Testicular cancer. In this coloured transmission electron micrograph of a section through teratoma cancer cells in a testis, three rapidly dividing cancer cells are seen at centre left and right, and lower right. They have large, irregular nuclei (pale brown) and green cytoplasm
Several serious conditions of childhood may be the result of testicular tumours affecting older fathers, an Oxford University study suggests. Previous research has suggested that some disorders are the result of mutations accumulating with age in sperm-producing cells. However, this would not account for the degree to which the prevalence of some diseases increases in line with the father's age at conception.
Researchers led by Professor Andrew Wilkie of the Weatherall Institute of Molecular Medicine at Oxford University examined the impact of small testicular tumours. They found that these tumours encourage cells to divide and multiply and to produce more germ cells with mutations. The number of sperm carrying mutations therefore increases as men age. The findings may help to explain why, despite screening thousands of genes, scientists are unable to account for the genetic element of many diseases.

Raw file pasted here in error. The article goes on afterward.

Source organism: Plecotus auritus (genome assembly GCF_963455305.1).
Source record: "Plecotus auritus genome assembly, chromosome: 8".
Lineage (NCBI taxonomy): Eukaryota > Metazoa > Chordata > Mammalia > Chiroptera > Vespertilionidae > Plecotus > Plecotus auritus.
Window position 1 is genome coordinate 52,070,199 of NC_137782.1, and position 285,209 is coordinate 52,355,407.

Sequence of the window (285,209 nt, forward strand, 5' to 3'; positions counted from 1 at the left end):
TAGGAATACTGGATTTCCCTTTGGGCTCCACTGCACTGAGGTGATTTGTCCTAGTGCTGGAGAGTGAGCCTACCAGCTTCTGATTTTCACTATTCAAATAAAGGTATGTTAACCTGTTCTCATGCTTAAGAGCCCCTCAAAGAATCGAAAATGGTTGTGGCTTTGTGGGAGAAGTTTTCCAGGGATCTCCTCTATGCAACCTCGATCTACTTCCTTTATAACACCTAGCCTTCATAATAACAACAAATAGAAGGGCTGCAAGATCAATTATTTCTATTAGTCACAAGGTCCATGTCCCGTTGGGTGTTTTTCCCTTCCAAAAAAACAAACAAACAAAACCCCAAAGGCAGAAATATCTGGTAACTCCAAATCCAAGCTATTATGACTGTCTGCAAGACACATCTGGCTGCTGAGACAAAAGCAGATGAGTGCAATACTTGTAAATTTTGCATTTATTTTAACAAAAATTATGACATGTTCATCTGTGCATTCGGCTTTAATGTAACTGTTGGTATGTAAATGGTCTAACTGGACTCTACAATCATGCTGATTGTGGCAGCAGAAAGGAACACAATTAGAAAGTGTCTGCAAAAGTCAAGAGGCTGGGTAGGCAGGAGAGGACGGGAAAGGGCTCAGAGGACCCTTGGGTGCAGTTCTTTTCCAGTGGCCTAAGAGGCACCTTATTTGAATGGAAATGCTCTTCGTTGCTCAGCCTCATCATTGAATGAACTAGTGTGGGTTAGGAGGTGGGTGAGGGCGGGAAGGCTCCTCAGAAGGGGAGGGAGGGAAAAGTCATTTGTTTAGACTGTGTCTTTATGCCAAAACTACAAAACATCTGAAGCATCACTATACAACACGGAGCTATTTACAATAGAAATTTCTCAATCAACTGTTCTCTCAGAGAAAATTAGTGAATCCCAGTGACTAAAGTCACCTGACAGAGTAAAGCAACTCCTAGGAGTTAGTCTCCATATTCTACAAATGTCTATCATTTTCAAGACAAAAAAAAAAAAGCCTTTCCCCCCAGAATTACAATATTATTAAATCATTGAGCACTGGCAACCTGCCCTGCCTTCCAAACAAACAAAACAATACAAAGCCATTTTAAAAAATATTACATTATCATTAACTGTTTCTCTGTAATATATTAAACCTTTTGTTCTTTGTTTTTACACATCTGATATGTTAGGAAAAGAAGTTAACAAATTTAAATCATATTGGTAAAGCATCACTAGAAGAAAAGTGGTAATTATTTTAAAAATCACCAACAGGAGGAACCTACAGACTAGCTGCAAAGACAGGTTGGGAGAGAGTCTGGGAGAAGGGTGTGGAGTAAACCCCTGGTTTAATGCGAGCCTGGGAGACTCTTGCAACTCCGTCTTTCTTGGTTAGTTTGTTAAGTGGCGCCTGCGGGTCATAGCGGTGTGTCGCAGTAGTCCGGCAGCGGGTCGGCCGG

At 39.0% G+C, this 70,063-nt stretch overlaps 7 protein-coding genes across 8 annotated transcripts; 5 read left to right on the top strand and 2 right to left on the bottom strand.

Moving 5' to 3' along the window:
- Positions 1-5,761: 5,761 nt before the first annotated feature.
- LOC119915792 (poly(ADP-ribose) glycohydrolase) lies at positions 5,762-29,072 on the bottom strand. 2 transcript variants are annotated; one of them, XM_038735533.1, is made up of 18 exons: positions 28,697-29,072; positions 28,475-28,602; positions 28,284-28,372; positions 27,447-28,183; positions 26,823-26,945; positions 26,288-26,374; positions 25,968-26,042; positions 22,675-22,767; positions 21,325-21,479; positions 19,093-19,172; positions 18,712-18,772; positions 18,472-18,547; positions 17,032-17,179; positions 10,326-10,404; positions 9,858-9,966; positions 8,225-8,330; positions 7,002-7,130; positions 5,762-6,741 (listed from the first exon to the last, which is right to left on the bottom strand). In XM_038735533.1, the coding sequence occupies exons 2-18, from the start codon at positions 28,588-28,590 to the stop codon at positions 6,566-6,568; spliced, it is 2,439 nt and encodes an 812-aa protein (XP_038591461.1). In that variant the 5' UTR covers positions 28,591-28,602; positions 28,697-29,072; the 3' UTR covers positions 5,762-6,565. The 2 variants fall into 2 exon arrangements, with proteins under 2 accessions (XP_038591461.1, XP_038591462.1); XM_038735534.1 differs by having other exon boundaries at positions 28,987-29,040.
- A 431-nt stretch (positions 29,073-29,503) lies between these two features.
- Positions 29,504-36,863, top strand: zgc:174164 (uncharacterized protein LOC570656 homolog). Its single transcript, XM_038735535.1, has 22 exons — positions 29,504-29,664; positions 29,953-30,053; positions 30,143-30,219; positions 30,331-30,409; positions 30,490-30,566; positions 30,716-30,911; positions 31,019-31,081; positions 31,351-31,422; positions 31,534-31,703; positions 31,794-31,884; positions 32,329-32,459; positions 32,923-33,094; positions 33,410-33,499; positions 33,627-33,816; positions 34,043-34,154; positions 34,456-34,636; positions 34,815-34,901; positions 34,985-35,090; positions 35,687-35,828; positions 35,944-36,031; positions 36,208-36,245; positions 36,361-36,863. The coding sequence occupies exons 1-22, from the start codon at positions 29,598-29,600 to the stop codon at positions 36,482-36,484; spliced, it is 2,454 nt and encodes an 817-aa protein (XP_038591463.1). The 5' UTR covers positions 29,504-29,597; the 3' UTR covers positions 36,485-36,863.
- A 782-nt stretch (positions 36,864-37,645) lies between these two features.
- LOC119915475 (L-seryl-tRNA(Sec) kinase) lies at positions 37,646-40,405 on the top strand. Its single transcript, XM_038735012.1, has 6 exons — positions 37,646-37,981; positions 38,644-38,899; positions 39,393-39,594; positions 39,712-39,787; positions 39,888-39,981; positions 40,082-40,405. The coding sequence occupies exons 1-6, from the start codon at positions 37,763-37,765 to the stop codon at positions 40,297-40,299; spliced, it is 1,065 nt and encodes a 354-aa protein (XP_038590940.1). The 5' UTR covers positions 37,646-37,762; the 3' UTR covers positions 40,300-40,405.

Professor Wilkie believes most men develop these tiny clumps of mutant cells in their testicles as they age. 'They are rather like moles in the skin, usually harmless in themselves,' he said. 'But by being located in the testicle, they also make sperm, causing children to be born with a variety of serious conditions.'
The researchers identified two genes affected by this process. These genes are associated with disorders linked to stillbirth, as well as Apert, Noonan and Costello syndromes and a number of other conditions. Future research would need to look for other genes affected, the researchers said.
Goriely A, Hansen RMS, Taylor IB et al. Activating mutations in FGFR3 and HRAS reveal a shared genetic origin for congenital disorders and testicular tumors. Nature Genetics 2009; 41: 1247-52